5 of the Coolest Warm-Weather Spring Break Adventures

Fear not adventurous Spring Breakers, you don’t have to hit the mountains to make this year’s vacation a memorable one. Though we are still a few months away from full-on summer fun, things are heating up just enough to get into some of our favorite adventures … you just need to know where to look.

With the warm-hearted Spring Breaker in mind, we put together a list of five of our favorite warm-weather Spring Break destinations for those that ask for more than a weird tan line and a floating drink koozy.

Drop Off the Grid at Hueco Rock Ranch

For rock jocks seeking an off-the-grid Spring Break alternative, the Hueco Rock Ranch outside of El Paso, Texas is one heck of a good option.

Located just five miles from Hueco Tanks State Park – some of the best bouldering on the planet – this campground and hostel is laid back and simple (No Netflix, but so much chill), offers a nice shower after a long day on the rock, and a fully functional kitchen.

But it’s the rock at the Hueco Tanks that is the real draw, with over 800 acres of overhanging red-rock boulders to play on (as well as trad and sport climbing routes). While most of the area requires a guide, the North Mountain section of Hueco Tanks is self-guided. Climbers need to make a reservation beforehand, as only 70 climbers are permitted within the grounds each day, making the Tanks, and Hueco Rock Ranch, a true escape from Spring Break crowds.

In addition to tent camping and dorm-style bunk rooms, the Ranch also offers private double rooms for American Alpine Club members at $36 a night ($72 for non-members).

Paddle Through Big Bend National Park

This is one paddle you won’t forget. Photo: Linda Moon/Shutterstock

While it still may be too early for popular national parks like Yosemite and Yellowstone, Spring Break is prime time for Texas’ natural beauty at Big Bend National Park.

With over 800,000 acres of mountains, deserts, and rivers, this unspoiled wilderness is full of possibilities for the adventure-minded. It’s the latter that offers one of the coolest Spring Break excursions in North America, as guided river trips down the Rio Grande pass through miles of towering canyons that reach up to 1,500-feet deep.

These rafting trips can be done in full-day or multi-day excursions, and are organized almost daily by local outfitters like Big Bend Overland Tours. Rainy season starts in mid-June, so river conditions should be favorable for those seeking a springtime voyage.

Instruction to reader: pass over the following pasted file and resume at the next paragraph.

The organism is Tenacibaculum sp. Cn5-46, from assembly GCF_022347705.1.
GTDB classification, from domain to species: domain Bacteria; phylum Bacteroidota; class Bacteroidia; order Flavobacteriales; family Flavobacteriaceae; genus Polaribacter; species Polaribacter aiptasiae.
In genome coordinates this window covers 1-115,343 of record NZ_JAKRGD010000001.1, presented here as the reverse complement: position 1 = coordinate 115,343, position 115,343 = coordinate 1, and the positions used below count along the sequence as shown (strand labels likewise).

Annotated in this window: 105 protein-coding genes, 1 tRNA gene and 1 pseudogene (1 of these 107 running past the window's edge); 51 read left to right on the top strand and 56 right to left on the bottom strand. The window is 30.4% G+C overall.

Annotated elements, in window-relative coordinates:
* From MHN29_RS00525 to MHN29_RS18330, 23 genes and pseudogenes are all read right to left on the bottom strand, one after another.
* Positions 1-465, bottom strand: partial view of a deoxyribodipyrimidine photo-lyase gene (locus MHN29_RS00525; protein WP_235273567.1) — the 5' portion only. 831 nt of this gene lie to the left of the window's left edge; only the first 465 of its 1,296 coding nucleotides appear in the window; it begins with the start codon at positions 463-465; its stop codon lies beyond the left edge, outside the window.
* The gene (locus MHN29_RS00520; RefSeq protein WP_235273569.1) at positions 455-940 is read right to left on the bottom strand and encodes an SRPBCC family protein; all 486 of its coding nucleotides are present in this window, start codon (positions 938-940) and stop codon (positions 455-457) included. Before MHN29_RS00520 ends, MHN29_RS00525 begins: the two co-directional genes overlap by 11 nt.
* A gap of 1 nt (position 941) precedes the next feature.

Tune Up at the New Orleans Jazz Fest

After the touristy Mardi Gras crowd heads home, New Orleans shows off its true musical pedigree at its annual New Orleans Jazz and Heritage Fest. From the last week of April through the first week of May, the cultural metropolis transforms into the hottest stage in music, featuring hundreds of artists ranging from local talent to a bill this year that includes the Rolling Stones, Earth Wind and Fire, and Katy Perry, among others.

In addition, this year the festival celebrates 50 years, and has built in a series of tributes to New Orleans jazz and music legends.

And if music isn’t enough, Jazz Fest also connects to the city’s rich culinary scene, serving up traditional Cajun food along a wide swath of international eats. For those that don’t feel like their entire week watching music, there is good news: You are still in New Orleans. Tickets for the New Orleans Jazz and Heritage fest start at $75 a day.

Cave Kayaking Around Santa Cruz Island

Willows Cave is one of hundreds ripe for exploring kayakers navigating Santa Cruz Island. Photo: Dhilung Kirat/Flickr

Off the coast of Southern California, Channel Islands National Park has remained one of the most rugged coastal areas on North America’s Pacific coast, and Santa Cruz Island is its bio-diverse jewel.

One of the best ways to enjoy Santa Cruz Island is not by scaling its rocky hillsides and canyon trails, but rather from the comforts of an ocean kayak.

Navigate the dozens of caves making up the Santa Cruz coastline, including the three massive openings of the Surging T Cave, keeping eye out for seals and massive birds of prey like the golden eagle.

Visitors can lock down a campground for the night at Scorpion Ranch and link up with local guiding services to explore the island. And there is no food service on the islands, so you’ll either need to bring your own food from the mainland, or you can order food to be delivered to you.

Mountain Bike Utah’s White Rim Trail

Skip the crowds of Moab, head to Canyonlands instead. Photo: Courtesy of Rim Tours

Get your biking thrills in the desert this spring by taking a detour to Utah’s 100-mile gem, the White Rim Trail. While the hordes migrate to Moab and the Porcupine Rim Trail, Utah’s Canyonlands is home to the White Rim Trail, a beast of a multi-day canyon ride that offers some serious terrain and astonishing views around the Island in the Sky mesa.

To knock out the whole trail, consider setting aside at least four days. As always, this ride is best done with a guide, and there are plenty of guiding services in the area worth the price of admission. Holiday River Expeditions, one of the best in the business, offers a 4-day, all-expense-included expedition for $925.

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